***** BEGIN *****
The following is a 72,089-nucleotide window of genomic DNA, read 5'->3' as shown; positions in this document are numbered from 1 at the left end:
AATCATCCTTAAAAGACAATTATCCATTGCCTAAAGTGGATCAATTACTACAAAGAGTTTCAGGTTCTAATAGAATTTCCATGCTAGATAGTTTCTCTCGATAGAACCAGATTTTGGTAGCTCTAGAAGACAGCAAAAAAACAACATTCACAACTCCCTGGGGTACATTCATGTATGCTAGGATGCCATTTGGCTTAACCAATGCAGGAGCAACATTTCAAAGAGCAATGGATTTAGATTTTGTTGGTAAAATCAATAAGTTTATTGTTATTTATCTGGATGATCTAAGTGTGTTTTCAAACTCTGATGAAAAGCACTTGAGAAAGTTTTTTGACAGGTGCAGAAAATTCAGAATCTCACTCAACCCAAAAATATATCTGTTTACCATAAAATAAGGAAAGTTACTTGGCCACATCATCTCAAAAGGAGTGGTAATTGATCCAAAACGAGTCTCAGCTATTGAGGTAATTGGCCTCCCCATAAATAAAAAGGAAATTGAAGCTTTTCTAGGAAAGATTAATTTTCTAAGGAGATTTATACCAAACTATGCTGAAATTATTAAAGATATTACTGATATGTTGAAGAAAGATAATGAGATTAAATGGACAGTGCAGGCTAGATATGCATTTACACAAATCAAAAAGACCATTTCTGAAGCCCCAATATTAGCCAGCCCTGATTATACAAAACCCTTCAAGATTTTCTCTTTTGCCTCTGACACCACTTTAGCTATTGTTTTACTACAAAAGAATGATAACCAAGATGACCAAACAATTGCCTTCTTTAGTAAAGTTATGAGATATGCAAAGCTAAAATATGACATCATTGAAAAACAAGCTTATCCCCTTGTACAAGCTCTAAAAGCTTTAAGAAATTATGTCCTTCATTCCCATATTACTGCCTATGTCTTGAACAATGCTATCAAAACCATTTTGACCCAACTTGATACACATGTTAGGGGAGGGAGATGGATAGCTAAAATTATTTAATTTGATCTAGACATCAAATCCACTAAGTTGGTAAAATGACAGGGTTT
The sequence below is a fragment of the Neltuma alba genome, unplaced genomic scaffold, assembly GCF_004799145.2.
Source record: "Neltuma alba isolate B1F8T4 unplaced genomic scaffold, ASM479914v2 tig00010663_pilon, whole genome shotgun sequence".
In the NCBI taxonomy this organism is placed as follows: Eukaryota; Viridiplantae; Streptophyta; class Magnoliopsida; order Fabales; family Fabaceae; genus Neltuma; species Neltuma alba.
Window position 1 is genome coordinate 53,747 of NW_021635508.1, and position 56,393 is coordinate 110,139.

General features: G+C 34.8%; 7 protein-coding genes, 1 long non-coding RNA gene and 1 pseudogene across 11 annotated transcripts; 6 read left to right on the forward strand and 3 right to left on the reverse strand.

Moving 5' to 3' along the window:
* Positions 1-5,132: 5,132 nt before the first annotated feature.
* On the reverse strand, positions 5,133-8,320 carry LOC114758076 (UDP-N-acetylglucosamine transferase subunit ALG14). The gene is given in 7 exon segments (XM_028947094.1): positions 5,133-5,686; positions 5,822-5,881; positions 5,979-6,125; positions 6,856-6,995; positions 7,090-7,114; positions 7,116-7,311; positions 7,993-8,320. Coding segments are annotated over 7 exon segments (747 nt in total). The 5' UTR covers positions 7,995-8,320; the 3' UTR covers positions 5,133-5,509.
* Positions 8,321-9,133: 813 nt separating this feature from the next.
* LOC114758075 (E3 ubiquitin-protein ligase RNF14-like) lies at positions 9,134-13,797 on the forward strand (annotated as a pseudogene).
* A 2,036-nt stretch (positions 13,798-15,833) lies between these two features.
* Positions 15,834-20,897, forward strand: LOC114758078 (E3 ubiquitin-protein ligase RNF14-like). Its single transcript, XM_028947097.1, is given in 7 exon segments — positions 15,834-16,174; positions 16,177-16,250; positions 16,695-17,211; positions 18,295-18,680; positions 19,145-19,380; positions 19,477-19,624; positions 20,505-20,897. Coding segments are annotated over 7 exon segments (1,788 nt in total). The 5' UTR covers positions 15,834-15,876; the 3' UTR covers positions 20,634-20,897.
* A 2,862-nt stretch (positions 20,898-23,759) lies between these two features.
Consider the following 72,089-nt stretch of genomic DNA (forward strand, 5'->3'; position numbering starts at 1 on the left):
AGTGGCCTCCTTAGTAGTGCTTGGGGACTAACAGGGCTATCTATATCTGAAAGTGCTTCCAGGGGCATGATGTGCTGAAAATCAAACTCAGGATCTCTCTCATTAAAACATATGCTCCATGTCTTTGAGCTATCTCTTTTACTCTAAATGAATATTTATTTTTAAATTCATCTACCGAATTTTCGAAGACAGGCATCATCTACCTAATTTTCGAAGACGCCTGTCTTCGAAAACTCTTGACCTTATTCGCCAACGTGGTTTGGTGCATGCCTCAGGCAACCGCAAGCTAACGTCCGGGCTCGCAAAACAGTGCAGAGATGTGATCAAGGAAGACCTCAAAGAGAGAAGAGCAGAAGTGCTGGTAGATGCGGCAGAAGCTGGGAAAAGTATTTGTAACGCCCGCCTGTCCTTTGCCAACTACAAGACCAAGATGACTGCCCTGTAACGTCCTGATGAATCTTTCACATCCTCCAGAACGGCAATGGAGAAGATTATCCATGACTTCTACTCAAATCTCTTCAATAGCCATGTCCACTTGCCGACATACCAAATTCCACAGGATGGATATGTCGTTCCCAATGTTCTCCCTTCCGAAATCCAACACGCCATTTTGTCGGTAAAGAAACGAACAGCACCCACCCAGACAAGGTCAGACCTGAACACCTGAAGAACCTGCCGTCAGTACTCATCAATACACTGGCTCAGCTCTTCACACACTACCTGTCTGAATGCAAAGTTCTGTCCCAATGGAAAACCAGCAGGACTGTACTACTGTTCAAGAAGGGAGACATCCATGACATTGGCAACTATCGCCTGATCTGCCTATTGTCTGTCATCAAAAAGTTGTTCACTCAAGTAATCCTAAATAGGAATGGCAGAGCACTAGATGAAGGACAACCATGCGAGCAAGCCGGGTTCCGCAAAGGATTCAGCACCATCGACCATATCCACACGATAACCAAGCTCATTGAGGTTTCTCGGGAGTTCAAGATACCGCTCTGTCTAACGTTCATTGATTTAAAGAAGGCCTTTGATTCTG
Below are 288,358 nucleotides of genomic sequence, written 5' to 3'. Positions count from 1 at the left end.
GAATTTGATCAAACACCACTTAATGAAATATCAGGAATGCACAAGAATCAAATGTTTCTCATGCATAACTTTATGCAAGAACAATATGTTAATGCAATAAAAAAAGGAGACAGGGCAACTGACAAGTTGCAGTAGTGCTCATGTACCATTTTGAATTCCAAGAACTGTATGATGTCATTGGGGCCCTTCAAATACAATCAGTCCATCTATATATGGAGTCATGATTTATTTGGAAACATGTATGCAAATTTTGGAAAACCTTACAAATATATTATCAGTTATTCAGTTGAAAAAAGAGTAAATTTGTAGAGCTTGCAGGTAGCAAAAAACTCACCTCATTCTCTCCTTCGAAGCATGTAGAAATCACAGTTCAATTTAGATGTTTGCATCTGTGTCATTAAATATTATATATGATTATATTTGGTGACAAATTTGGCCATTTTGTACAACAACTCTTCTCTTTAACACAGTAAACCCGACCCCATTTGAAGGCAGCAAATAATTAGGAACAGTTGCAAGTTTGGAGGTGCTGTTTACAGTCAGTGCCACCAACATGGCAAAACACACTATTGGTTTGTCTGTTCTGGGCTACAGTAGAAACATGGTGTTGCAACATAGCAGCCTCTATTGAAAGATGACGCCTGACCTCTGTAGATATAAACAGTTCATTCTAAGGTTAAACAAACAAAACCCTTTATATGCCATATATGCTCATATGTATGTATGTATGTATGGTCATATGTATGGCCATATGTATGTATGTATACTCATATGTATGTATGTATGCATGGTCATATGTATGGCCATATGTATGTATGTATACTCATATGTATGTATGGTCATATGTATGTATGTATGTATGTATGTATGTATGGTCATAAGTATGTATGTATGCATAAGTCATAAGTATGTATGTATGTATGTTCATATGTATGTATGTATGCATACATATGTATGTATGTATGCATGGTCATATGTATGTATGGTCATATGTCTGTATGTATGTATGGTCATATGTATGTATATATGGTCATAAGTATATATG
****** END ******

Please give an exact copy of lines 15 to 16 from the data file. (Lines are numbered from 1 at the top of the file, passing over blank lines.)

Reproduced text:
* A 2,862-nt stretch (positions 20,898-23,759) lies between these two features.
Consider the following 72,089-nt stretch of genomic DNA (forward strand, 5'->3'; position numbering starts at 1 on the left):